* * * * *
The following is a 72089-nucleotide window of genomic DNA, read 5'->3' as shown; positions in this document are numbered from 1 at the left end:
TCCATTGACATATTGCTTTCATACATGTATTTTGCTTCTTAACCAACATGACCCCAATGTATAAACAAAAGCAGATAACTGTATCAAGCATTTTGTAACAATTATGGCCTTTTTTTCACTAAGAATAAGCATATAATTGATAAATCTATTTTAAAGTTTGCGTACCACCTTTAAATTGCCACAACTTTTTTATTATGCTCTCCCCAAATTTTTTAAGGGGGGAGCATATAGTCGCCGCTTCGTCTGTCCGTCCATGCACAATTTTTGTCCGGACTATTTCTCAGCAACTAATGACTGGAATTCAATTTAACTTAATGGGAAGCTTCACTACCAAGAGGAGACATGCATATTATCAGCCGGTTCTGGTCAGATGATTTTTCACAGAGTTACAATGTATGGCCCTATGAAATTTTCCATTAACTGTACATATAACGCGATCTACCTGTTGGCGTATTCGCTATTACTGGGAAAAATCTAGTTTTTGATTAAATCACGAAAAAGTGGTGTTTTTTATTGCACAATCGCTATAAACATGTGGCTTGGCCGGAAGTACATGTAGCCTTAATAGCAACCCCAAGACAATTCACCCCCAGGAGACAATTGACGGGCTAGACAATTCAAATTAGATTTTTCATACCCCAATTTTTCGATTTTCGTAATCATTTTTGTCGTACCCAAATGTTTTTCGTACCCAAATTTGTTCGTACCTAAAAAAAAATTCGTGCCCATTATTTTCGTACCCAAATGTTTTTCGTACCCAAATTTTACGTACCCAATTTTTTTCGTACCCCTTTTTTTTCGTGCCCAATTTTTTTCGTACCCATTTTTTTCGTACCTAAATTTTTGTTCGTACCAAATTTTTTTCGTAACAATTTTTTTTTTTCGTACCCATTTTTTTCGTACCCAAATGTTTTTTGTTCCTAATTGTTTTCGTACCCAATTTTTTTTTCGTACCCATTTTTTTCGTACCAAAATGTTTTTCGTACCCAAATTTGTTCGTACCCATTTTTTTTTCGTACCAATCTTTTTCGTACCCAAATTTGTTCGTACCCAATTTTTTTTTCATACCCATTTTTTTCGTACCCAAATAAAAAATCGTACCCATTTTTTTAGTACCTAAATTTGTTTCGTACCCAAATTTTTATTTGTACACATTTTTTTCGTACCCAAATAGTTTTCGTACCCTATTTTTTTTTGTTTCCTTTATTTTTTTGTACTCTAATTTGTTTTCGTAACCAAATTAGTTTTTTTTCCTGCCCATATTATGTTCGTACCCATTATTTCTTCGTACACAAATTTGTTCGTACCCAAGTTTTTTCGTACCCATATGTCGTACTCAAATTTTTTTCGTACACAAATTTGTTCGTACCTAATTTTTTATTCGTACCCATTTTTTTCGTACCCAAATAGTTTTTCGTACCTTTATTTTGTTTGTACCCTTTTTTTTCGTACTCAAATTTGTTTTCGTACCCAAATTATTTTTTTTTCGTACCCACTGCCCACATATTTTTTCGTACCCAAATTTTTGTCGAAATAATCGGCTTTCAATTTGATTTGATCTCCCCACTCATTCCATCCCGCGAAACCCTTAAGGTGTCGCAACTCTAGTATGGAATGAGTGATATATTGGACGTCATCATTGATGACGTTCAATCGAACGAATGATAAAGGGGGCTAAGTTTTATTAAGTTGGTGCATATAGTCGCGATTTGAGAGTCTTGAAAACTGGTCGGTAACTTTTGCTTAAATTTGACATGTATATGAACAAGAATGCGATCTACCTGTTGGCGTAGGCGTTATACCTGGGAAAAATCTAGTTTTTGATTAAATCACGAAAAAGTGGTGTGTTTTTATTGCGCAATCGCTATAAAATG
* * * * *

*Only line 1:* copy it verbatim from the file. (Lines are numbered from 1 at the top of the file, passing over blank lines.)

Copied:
The following is a 72089-nucleotide window of genomic DNA, read 5'->3' as shown; positions in this document are numbered from 1 at the left end: